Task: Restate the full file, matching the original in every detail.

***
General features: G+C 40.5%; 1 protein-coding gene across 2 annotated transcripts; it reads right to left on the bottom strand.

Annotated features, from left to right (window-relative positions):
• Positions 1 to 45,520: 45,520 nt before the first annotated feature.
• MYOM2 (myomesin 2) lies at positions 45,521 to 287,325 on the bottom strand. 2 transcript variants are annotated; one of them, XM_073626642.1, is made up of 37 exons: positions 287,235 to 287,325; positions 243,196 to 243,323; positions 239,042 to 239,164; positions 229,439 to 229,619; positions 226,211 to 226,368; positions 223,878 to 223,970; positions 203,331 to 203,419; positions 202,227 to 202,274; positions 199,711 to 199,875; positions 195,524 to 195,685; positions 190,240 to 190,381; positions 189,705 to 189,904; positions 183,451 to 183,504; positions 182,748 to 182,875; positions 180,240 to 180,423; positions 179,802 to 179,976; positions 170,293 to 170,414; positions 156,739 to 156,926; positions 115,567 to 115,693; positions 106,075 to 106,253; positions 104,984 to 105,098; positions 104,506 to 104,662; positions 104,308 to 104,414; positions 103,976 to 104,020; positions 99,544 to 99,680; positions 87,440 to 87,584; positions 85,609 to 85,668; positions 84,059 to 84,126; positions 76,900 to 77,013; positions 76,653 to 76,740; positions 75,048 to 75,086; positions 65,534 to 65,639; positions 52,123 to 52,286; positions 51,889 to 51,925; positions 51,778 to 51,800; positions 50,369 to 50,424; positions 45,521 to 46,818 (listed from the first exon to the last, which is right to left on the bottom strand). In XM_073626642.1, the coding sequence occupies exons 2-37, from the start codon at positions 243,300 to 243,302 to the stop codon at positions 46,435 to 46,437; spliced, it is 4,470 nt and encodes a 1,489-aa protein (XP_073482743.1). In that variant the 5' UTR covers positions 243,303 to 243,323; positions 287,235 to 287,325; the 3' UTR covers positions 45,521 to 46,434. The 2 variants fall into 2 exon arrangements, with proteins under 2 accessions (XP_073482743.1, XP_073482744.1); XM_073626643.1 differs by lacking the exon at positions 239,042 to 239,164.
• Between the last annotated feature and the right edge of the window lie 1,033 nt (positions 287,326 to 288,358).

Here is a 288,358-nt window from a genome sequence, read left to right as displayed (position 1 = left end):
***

General features: G+C 40.5%; 1 protein-coding gene across 2 annotated transcripts; it reads right to left on the bottom strand.

Annotated features, from left to right (window-relative positions):
• Positions 1 to 45,520: 45,520 nt before the first annotated feature.
• MYOM2 (myomesin 2) lies at positions 45,521 to 287,325 on the bottom strand. 2 transcript variants are annotated; one of them, XM_073626642.1, is made up of 37 exons: positions 287,235 to 287,325; positions 243,196 to 243,323; positions 239,042 to 239,164; positions 229,439 to 229,619; positions 226,211 to 226,368; positions 223,878 to 223,970; positions 203,331 to 203,419; positions 202,227 to 202,274; positions 199,711 to 199,875; positions 195,524 to 195,685; positions 190,240 to 190,381; positions 189,705 to 189,904; positions 183,451 to 183,504; positions 182,748 to 182,875; positions 180,240 to 180,423; positions 179,802 to 179,976; positions 170,293 to 170,414; positions 156,739 to 156,926; positions 115,567 to 115,693; positions 106,075 to 106,253; positions 104,984 to 105,098; positions 104,506 to 104,662; positions 104,308 to 104,414; positions 103,976 to 104,020; positions 99,544 to 99,680; positions 87,440 to 87,584; positions 85,609 to 85,668; positions 84,059 to 84,126; positions 76,900 to 77,013; positions 76,653 to 76,740; positions 75,048 to 75,086; positions 65,534 to 65,639; positions 52,123 to 52,286; positions 51,889 to 51,925; positions 51,778 to 51,800; positions 50,369 to 50,424; positions 45,521 to 46,818 (listed from the first exon to the last, which is right to left on the bottom strand). In XM_073626642.1, the coding sequence occupies exons 2-37, from the start codon at positions 243,300 to 243,302 to the stop codon at positions 46,435 to 46,437; spliced, it is 4,470 nt and encodes a 1,489-aa protein (XP_073482743.1). In that variant the 5' UTR covers positions 243,303 to 243,323; positions 287,235 to 287,325; the 3' UTR covers positions 45,521 to 46,434. The 2 variants fall into 2 exon arrangements, with proteins under 2 accessions (XP_073482743.1, XP_073482744.1); XM_073626643.1 differs by lacking the exon at positions 239,042 to 239,164.
• Between the last annotated feature and the right edge of the window lie 1,033 nt (positions 287,326 to 288,358).

Here is a 288,358-nt window from a genome sequence, read left to right as displayed (position 1 = left end):